How wonderful to find these presumptions being dismissed upon examination, to hear the people of Gangjeong Village say, “We don’t want a base in our heavenly home!“
We are confident that if ordinary Chinese or North Koreans ever gave you trouble, you would have tea with them, using your imagination and citizen diplomacy to calm the troubles, non-violent paths which are far more effective and kind, and a far better use of tax-payer money (it takes no tax-payer money to drink tea!) than the multi-million premises, personnel and war equipment.
Such is the priceless power of humane relationships!
In 2003, I lived in Quetta, Pakistan and did medical humanitarian work among Afghan refugees. There were many suspicious characters in alleyways using satellite phones to arrange their smuggling operations, and there were those said to be the ‘Taliban’.
One day, I was invited by a student whose brother was a Talib. Yes, presumptions did flash through my mind, about the Talib brother ‘finishing the infidel off’. The opposite was true. I was hosted to a sumptuous meal, “shlombe” which is a milk-yoghurt drink, and a warm conversation. Would this human-to-human interaction have been possible over a machine-gun, under the visor of an army helmet.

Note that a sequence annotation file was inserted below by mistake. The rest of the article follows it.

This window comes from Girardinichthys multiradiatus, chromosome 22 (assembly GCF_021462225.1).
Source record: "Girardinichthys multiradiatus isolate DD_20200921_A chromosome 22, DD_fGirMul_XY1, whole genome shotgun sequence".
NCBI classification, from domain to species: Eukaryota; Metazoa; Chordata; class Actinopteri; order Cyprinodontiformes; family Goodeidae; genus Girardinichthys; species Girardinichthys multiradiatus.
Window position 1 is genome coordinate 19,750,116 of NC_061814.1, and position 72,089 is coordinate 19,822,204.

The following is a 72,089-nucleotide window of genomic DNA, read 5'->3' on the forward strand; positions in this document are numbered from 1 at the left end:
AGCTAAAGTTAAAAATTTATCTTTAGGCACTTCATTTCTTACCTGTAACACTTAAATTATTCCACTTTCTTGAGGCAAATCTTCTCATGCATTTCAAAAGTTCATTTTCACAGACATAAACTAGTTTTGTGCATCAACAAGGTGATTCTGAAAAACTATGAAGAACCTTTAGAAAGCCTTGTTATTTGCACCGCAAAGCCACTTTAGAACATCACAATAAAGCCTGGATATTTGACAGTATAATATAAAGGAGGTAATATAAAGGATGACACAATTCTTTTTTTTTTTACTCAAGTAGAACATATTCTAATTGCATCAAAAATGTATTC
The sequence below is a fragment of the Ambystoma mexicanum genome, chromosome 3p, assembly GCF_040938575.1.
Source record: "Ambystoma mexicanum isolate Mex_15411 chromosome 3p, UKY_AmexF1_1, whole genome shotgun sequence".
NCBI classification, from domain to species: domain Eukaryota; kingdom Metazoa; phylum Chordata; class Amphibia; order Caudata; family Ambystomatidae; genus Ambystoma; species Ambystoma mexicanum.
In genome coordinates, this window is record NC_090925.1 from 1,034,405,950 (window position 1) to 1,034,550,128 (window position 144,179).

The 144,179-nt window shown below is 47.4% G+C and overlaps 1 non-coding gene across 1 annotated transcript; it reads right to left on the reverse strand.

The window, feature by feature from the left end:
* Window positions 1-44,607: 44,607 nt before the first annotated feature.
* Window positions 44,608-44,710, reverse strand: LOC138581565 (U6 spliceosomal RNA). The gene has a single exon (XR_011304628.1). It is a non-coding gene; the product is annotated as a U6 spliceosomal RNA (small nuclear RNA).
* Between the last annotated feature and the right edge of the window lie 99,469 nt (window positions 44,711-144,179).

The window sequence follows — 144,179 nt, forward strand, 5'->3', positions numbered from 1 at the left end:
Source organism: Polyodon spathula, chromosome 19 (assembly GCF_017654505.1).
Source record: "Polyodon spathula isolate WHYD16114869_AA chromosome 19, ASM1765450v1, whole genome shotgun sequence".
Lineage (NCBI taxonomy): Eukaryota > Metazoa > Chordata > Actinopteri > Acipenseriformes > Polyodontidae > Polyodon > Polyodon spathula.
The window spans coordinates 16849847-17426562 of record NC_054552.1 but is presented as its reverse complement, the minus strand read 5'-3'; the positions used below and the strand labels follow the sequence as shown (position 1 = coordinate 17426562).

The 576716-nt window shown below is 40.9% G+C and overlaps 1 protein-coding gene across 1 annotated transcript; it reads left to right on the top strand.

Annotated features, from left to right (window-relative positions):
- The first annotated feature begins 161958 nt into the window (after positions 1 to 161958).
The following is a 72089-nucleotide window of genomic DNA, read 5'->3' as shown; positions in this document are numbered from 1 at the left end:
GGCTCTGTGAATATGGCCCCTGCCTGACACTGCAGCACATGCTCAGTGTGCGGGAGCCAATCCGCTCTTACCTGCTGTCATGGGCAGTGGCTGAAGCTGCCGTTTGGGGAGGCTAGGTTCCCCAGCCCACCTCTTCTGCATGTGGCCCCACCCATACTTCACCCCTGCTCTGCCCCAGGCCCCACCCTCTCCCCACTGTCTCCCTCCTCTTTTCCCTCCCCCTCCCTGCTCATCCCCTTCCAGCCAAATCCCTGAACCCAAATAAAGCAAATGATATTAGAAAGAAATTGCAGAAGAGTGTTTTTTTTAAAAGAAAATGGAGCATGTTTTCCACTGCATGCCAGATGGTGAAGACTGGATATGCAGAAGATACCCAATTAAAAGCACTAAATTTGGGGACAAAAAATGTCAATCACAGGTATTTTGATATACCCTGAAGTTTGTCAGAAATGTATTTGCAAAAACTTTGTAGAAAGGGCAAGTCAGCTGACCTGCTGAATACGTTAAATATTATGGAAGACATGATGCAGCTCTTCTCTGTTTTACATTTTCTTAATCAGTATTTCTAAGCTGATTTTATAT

This everyday truth, reaffirmed daily by Afghan friends who have loved me through their hospitality and protection, has convinced me that if the 99% of every country would befriend the 99% of every other country, we would be well on the way to discarding all weapons, including nuclear weapons. How’s that for a Global Disarmament Treaty?
On a small but significant scale, this happens among those of the North and South Korean 99% who cross the U.S.-drawn 38th parallel to reunite with one another in tears. It has happened between ordinary Iranians and Israelis during the Love and Peace Campaign.
Osama Bin Laden cited opposition to U.S. military bases in Saudi Arabia as a main motive behind his group’s attacks on September 11th. So,another thought, for thoughts are merely dreams yet unfulfilled. If those people staying around the U.S.’ 750 overseas military bases said, peacefully, “No!” and compelled the Pentagon to close the bases, how many future tragedies might be averted?